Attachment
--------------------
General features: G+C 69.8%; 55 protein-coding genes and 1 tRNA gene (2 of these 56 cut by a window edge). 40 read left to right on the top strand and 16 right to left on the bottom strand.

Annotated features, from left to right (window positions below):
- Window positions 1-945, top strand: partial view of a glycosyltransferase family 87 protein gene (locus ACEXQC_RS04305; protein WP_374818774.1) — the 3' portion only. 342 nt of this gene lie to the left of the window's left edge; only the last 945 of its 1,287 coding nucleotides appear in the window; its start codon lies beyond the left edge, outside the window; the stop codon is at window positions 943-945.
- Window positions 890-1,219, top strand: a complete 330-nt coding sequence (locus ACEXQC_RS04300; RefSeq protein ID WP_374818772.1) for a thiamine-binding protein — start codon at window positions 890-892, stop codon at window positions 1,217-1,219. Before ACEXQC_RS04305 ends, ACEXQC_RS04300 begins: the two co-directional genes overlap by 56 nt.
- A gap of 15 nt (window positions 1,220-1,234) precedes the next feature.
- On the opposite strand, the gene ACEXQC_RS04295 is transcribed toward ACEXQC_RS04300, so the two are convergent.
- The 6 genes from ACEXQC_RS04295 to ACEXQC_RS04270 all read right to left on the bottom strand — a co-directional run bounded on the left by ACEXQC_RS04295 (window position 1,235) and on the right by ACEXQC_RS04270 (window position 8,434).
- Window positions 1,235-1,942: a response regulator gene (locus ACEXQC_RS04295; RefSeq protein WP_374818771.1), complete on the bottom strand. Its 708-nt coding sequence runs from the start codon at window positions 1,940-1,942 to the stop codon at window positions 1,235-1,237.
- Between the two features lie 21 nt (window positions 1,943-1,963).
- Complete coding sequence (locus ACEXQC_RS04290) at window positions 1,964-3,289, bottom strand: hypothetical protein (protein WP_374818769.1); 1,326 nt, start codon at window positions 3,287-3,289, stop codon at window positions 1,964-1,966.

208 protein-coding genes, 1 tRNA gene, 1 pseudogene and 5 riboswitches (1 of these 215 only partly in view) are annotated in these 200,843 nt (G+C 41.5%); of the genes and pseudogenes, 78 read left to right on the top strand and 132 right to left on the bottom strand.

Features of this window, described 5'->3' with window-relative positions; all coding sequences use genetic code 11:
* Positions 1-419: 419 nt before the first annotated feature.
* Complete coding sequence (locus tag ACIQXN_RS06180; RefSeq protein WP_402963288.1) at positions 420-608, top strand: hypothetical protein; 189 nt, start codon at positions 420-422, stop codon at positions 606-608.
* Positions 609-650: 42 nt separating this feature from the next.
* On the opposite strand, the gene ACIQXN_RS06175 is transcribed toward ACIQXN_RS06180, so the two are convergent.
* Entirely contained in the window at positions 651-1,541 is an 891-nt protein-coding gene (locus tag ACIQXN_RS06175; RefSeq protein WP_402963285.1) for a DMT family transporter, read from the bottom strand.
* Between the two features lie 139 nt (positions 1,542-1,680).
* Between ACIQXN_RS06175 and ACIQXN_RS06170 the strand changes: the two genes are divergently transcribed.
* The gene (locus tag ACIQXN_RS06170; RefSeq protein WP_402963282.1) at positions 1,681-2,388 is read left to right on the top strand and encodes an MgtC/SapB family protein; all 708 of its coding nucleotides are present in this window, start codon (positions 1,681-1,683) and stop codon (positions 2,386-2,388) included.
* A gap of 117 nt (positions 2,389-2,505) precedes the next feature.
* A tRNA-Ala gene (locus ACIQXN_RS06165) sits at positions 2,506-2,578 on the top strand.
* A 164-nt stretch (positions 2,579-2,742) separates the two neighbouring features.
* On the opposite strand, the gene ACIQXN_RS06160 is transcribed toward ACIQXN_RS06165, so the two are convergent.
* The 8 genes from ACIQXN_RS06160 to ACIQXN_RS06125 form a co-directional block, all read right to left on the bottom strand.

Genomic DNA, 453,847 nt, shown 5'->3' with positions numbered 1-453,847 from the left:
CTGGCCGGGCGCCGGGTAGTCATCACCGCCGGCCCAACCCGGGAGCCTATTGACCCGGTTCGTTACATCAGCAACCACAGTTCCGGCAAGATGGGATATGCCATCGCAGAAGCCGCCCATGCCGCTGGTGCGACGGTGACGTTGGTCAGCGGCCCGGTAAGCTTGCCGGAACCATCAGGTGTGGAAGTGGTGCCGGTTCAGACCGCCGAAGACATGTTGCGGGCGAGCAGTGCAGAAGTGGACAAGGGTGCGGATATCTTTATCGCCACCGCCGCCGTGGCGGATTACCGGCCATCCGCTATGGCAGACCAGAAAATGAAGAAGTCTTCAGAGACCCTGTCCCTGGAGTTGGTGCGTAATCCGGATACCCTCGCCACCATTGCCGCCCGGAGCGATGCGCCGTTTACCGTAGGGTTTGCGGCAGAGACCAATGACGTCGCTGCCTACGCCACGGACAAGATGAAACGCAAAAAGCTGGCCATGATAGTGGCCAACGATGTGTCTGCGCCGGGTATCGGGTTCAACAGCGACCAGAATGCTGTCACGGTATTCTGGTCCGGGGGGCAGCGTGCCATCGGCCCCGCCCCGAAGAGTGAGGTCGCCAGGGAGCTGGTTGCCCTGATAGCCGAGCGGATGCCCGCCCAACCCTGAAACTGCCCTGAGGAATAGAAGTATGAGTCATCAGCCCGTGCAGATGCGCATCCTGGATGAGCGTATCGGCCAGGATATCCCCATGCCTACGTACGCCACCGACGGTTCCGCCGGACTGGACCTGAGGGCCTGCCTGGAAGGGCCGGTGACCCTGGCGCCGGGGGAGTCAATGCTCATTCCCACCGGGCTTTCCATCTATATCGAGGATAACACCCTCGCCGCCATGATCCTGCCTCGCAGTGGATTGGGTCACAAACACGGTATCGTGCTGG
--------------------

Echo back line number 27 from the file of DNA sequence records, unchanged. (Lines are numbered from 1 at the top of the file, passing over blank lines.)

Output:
CTGGCCGGGCGCCGGGTAGTCATCACCGCCGGCCCAACCCGGGAGCCTATTGACCCGGTTCGTTACATCAGCAACCACAGTTCCGGCAAGATGGGATATGCCATCGCAGAAGCCGCCCATGCCGCTGGTGCGACGGTGACGTTGGTCAGCGGCCCGGTAAGCTTGCCGGAACCATCAGGTGTGGAAGTGGTGCCGGTTCAGACCGCCGAAGACATGTTGCGGGCGAGCAGTGCAGAAGTGGACAAGGGTGCGGATATCTTTATCGCCACCGCCGCCGTGGCGGATTACCGGCCATCCGCTATGGCAGACCAGAAAATGAAGAAGTCTTCAGAGACCCTGTCCCTGGAGTTGGTGCGTAATCCGGATACCCTCGCCACCATTGCCGCCCGGAGCGATGCGCCGTTTACCGTAGGGTTTGCGGCAGAGACCAATGACGTCGCTGCCTACGCCACGGACAAGATGAAACGCAAAAAGCTGGCCATGATAGTGGCCAACGATGTGTCTGCGCCGGGTATCGGGTTCAACAGCGACCAGAATGCTGTCACGGTATTCTGGTCCGGGGGGCAGCGTGCCATCGGCCCCGCCCCGAAGAGTGAGGTCGCCAGGGAGCTGGTTGCCCTGATAGCCGAGCGGATGCCCGCCCAACCCTGAAACTGCCCTGAGGAATAGAAGTATGAGTCATCAGCCCGTGCAGATGCGCATCCTGGATGAGCGTATCGGCCAGGATATCCCCATGCCTACGTACGCCACCGACGGTTCCGCCGGACTGGACCTGAGGGCCTGCCTGGAAGGGCCGGTGACCCTGGCGCCGGGGGAGTCAATGCTCATTCCCACCGGGCTTTCCATCTATATCGAGGATAACACCCTCGCCGCCATGATCCTGCCTCGCAGTGGATTGGGTCACAAACACGGTATCGTGCTGG